Arson attacks getting worse, says volunteer at park where bird shelter was burned down
DELIBERATE fires in the woods and grasslands of South Wales rose in 2018-19 to the highest levels in five years, new numbers show.
The figures, released by the Welsh Government on March 5, show there were 1,892 deliberate grassland, woodland, and crop fires in South Wales between April 2018 and March 2019.
This is an 86% rise from the 1,012 deliberate woodland fires, which include incidents when outside structures were lit deliberately, in the previous year.
In the past year, Forest Farm, a park in Whitchurch run by Cardiff Council, has seen first-hand the effects of these fires with a bird-watching shelter being burned down, a fire being recently lit inside a covered area.
Jon Wallis, committee member for Friends of Forest Farm, a volunteer group which looks after the park, said people used to light small fires quite regularly, and these were not malicious.
“But over the last few years it’s got more destructive and more intentional. More damage has been done,” he said.
Friends of Forest Farm reported that last week that someone had set fire to a caterpillar carving in the park which was crafted by a local artist.
“The worst one was the bird hide, which we replaced once, and now have to again with a metal one.”
Mr Wallis said the hide, where people can discreetly watch the park’s birds, seems to be a trouble spot because it is so isolated.
“Anti-social behaviour seems to have really stepped up a notch recently,” he added.
“Kids want to congregate away from us. If they got on with things, tidied up after themselves, then it wouldn’t be an issue and a lot of them do.
“The rise in deliberate fires surprises me in that I don’t understand it, I don’t get why it happens.”
At a recent Whitchurch Partnerships and Communities Together (PACT) meeting, another member of Friends of Forest Farm said the group was considering putting CCTV cameras in the park to deter anti-social behaviour.
Between April and September 2019, in the summer when the Forest Farm bird hide was burned down, there were 844 fires in South Welsh Woodlands, according to government figures.
The 2018-19 stats include 120 primary and 1,772 secondary fires.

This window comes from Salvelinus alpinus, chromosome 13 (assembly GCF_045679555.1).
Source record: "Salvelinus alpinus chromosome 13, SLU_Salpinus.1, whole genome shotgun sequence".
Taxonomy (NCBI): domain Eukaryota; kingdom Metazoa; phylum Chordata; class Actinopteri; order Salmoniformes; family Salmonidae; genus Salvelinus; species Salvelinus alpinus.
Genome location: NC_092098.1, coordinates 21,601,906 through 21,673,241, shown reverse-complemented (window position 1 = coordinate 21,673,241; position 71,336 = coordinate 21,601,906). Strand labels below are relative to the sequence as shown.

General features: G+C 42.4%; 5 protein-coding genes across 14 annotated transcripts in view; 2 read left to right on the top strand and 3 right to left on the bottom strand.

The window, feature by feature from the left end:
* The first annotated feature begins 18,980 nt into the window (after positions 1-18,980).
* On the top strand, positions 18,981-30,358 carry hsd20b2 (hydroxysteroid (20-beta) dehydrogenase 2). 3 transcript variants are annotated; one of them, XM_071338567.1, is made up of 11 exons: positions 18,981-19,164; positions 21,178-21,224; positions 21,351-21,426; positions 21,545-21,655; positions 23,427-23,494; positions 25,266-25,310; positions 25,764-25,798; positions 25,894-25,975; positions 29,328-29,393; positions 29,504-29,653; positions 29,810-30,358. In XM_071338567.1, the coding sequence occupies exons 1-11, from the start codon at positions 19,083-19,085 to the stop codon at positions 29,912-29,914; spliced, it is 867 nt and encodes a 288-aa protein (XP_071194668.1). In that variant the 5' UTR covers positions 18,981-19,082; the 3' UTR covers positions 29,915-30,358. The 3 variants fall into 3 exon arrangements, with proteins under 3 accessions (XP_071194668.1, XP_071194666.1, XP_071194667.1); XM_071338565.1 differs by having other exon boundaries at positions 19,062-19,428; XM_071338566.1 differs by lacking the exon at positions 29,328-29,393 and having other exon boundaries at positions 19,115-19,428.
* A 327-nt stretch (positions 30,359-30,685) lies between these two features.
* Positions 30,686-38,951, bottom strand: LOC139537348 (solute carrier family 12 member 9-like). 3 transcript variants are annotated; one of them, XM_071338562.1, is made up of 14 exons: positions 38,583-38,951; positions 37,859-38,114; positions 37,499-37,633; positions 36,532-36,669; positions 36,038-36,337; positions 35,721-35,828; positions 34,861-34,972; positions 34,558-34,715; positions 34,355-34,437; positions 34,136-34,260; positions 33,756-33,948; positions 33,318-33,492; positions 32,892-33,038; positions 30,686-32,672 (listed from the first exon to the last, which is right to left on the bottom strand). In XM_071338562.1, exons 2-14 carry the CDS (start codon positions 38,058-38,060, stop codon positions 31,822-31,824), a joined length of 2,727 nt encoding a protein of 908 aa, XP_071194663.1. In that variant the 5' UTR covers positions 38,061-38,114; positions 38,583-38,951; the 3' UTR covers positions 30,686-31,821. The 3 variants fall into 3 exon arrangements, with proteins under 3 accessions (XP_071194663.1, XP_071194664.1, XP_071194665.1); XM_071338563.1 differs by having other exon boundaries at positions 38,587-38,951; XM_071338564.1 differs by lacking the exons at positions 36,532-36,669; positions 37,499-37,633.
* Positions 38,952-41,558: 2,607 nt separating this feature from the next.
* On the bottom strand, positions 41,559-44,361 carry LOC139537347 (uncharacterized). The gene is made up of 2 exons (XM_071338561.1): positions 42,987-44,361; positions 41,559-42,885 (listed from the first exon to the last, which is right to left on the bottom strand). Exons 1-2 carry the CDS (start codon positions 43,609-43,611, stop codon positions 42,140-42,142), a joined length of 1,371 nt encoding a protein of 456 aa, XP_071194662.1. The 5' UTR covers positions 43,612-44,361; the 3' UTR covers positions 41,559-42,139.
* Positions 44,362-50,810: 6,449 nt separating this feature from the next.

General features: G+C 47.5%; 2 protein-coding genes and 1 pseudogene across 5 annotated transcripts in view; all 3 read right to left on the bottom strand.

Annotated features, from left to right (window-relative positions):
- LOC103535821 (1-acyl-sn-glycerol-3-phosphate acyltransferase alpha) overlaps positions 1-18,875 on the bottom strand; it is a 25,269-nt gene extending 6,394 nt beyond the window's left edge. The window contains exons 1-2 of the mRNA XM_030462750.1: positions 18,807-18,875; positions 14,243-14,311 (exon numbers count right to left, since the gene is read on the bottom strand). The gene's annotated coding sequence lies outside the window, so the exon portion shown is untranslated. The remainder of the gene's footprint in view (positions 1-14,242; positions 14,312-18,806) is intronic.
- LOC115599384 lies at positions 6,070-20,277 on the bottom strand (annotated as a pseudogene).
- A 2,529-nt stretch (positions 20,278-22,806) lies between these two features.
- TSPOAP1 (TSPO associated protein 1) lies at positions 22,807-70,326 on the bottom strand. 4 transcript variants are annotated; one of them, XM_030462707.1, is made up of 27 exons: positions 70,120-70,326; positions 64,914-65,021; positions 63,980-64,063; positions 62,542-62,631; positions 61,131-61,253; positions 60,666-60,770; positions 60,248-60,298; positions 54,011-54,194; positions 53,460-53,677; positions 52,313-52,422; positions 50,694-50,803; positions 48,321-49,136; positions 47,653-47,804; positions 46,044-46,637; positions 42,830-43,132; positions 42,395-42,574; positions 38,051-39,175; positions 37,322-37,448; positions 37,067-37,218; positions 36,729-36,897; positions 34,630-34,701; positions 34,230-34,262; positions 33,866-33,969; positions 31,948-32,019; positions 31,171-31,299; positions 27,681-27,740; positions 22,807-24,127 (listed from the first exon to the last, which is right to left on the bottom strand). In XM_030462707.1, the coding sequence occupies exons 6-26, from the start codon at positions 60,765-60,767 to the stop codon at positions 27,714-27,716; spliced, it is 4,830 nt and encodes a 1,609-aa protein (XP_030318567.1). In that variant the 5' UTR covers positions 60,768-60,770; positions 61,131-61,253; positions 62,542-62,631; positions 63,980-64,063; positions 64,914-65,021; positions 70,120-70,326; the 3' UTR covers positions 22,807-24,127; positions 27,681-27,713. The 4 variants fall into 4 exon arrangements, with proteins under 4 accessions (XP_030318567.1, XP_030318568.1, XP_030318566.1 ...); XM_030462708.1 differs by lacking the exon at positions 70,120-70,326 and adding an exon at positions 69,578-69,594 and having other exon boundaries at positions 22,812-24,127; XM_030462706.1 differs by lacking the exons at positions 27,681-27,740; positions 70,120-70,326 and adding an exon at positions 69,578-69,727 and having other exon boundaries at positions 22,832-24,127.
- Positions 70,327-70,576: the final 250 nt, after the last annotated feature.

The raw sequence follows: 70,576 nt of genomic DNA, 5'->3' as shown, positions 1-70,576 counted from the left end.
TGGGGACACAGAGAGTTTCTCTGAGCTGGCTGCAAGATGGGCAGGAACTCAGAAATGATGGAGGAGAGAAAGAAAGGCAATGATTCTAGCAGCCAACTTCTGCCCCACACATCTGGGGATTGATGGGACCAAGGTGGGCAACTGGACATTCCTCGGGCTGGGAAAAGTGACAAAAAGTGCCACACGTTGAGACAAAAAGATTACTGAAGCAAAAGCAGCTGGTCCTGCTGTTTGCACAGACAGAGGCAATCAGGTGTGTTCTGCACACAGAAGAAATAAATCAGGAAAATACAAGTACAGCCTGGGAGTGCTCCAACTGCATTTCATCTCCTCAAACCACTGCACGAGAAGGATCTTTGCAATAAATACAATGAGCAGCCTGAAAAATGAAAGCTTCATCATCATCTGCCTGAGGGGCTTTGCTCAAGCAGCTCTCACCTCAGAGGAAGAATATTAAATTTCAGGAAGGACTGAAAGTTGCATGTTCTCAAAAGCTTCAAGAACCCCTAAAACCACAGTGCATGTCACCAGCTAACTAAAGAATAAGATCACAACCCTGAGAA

Stats Wales, which publishes the numbers twice per year, defines deliberate primary fires as those in non-derelict houses, vehicles, those which cause injuries or deaths, or which were attended by five or more fire service vehicles.
Secondary fires mostly include outdoor fires on grass and unauthorised litter burnings.
Deliberate secondary fires in South Wales overall, not just in woodland and grassland, were also the highest since 2011-12, at 4,365 in 2018-19, the numbers show.
Cardiff Council declined to comment on the deliberate fires in parks it runs and maintains, such as Forest Farm.
A spokesperson for South Wales Police said: “This type of incident can sometimes seem like a bit of fun to young people, but we’ve worked hard to highlight the potential risks they can post to members of the public, the firefighters who tackle the blazes and to those setting the fires.
“In the run-up to the summer months we remind members of the public to be vigilant when out enjoying their countryside and to be mindful of the dangers of small fires.
A spokesperson for South Wales Fire and Rescue Service said: “Despite these statistics, the task force is determined to continue in their efforts to reduce deliberate grass fires in Wales.
“Deliberate fires provide a clear and present danger to our environment, economy and communities.
“Our Strategic Arson Reduction Board is working together to deliver on its Wales Arson Reduction Strategy.
“Remember – deliberate grass fires are a serious crime and you will be dealt with by the full force of the law.
“If you see anyone deliberately setting a fire, call the Police on 101 or contact Crime Stoppers on 0800 555 111.”
What do the numbers mean?
The figures are taken from Stats Wales, the government agency which releases data on deliberate fires twice each year.
Stats Wales gets the numbers from the Home Office’s fire incident recording system (FIRS).
FIRS defines deliberate fires as incidents where intentional ignition is proven, suspected, or even doubtful.
This means the true number of deliberate fires is likely smaller. However, this data can and is used to show trends in deliberate fires across financial years (April-March).
The current method for recording fires began in the 2009-10 financial year.